I have dealt with the meaning of spring rate in past articles; but let me explain it again so everyone understands.
Rate is the amount of force produced when a spring moves an inch. That’s the standard and it’s not too hard to understand. So don’t make it difficult on yourself by believing it’s more complex than that.
For example, a spring with a spring rate of 200#/ inch will produce 200# for each inch of travel. However, sometimes the movement of spring steel as it moves can throw a wrench in the works.
Rate is a direct result of how much wire is active. As the active material is reduced in a spring as it moves, the rate will increase and more load will be produced. But, sometimes the obvious is not so obvious.
Several years ago I worked with a spring maker on a suspension spring. He told me the spring rate was decreasing as the spring deflected. This is not possible because there is simply no way a spring will move, lose active coil and then produce less rate. So, the next step was to put the spring in the load tester and watch the travel of the spring.
The spring in question was a less than desirable design. It had just over one active coil and the pitch was high. With so little active material in motion and with the material moving a great distance as force is applied, strange things can happen.
This was one of those occasions where all my knowledge and experience got watered down to a moment of confusion. You grasp for the reasoning behind how this anomaly could happen. The fact was, the spring maker was right — as the spring deflected, it would reach a certain point in the deflection and the resultant loads verified the rate was actually going down, not up.
We took the spring up and down several times. At least it was starting to trend, which was a good thing (and nothing can put the whammy to both logic and common sense as well as a good case of randomness). And then the moment of truth arrived. On one of the tests, I noticed the active material was slipping outside the coil diameter. This meant that active material was actually being increased, opposite to conventional movement. As the spring would travel farther, this slipping coil would then line back up into place and start to dampen into dead/inactive material. But, for a short period of travel it was actually adding active material, which then explained the rate decrease.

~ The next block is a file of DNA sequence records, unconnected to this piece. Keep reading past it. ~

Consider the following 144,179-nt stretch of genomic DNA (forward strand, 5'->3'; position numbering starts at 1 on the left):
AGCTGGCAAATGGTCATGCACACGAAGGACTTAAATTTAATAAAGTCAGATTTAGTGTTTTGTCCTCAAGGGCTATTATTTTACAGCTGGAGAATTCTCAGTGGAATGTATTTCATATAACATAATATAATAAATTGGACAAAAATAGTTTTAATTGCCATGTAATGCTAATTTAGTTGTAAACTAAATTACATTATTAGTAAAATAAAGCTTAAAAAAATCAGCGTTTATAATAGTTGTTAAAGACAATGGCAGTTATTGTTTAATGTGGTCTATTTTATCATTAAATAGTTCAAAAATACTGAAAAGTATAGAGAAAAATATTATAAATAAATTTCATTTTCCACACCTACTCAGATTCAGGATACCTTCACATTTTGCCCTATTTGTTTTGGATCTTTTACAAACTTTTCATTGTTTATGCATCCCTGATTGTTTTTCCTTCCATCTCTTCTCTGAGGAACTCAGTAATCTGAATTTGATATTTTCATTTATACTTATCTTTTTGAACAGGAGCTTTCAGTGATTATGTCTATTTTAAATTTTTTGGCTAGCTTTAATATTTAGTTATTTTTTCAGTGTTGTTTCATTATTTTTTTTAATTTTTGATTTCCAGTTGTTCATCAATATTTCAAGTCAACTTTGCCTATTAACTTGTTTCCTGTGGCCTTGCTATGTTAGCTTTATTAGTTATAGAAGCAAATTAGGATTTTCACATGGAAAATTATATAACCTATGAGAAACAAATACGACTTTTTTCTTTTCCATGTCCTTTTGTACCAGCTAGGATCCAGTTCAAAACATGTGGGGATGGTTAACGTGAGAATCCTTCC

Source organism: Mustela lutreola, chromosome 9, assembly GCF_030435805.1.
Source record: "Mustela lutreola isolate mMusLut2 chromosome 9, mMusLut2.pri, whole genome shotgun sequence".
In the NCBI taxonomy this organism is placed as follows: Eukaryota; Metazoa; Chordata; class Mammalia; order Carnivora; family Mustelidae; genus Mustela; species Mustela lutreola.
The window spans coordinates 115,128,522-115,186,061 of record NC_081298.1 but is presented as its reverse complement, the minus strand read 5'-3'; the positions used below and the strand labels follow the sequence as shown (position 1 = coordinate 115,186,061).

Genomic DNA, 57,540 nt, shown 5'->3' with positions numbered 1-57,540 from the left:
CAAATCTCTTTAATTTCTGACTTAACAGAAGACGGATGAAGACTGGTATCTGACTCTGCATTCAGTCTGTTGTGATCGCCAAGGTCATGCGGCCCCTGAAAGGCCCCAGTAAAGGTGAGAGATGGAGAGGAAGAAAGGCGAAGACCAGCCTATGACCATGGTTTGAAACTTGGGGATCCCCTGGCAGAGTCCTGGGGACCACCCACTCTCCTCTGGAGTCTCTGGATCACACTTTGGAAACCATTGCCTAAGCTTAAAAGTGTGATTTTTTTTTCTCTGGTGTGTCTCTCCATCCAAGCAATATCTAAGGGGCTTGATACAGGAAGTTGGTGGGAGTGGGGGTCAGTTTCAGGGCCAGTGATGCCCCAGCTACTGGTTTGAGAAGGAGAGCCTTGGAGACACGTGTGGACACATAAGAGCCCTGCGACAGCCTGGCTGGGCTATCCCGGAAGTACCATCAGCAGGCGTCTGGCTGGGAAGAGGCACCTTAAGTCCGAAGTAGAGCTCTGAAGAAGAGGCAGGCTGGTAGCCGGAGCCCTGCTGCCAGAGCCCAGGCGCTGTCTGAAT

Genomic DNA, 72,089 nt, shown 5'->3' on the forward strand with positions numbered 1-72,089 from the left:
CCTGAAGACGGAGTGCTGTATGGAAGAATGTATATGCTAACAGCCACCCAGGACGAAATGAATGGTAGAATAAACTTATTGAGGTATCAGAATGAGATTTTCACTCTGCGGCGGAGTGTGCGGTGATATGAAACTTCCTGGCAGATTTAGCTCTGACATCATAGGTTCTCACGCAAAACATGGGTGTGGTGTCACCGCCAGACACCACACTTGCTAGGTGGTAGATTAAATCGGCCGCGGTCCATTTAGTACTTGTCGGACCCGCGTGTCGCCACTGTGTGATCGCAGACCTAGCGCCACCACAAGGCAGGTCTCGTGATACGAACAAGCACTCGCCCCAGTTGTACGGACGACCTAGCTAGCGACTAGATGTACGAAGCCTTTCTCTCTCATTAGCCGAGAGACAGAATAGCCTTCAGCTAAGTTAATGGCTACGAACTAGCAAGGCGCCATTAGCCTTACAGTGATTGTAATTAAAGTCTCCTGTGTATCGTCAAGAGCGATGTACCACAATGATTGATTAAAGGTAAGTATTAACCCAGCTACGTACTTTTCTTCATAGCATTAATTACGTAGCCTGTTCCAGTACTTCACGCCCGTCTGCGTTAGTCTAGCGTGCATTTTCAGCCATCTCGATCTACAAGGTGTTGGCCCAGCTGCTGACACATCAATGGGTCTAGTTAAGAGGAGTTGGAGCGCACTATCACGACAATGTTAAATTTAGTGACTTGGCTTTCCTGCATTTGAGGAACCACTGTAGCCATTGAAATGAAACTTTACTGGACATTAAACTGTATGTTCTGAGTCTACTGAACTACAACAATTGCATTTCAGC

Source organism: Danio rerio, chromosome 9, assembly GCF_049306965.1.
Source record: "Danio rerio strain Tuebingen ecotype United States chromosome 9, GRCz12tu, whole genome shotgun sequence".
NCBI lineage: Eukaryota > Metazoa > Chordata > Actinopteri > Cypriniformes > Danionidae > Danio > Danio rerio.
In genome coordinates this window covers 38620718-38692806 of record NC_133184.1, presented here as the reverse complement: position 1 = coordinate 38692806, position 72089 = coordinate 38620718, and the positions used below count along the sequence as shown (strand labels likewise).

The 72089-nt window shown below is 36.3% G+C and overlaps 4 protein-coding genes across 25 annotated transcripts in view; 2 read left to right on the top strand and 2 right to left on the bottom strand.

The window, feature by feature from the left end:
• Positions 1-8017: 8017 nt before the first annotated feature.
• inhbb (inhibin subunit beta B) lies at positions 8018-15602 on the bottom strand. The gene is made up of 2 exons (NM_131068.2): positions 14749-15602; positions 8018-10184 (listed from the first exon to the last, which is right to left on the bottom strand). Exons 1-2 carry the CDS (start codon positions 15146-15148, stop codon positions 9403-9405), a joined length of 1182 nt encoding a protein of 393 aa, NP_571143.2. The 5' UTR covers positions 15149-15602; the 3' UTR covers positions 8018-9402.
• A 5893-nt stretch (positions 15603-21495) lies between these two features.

This was a good experience for me and I learned more than one lesson. The first was to listen to the floor operator. He came to me with a puzzle and hoped I could solve it without thinking he’d lost all reason. Second, it taught me to look closer and closer to see why the theory was not working. In this case, the theory was working perfectly — the design was outside of good practice and this forced the movement of the spring to be unconventional. Springs are design dependent, meaning that a good design behaves, whereas a design on the edge will nearly always produce some kind of abnormal result. It asks the spring to often deliver beyond its physical limitations.
So, what was the solution? With compression spring coiling machines, it is quite typical for the body of the spring to be slightly smaller in diameter than the ends. If a spring has the one-two combination of very little coil and high pitch, this may produce the condition I just described. It is then necessary for the coiler to find a method, by way of camming for a mechanical coiler, or programming for a CNC coiler, to tuck in the ends coil(s). This was done, and the problem went away.
So, that funny little thing called “rate” can sometimes throw you a curve. Believe the theory, but look at the real world and see why they are colliding. The experience can serve as a lesson for saving time when you face similar challenges down the road.
By: Randy DeFord, Engineering Manager Mid-West Spring & Stamping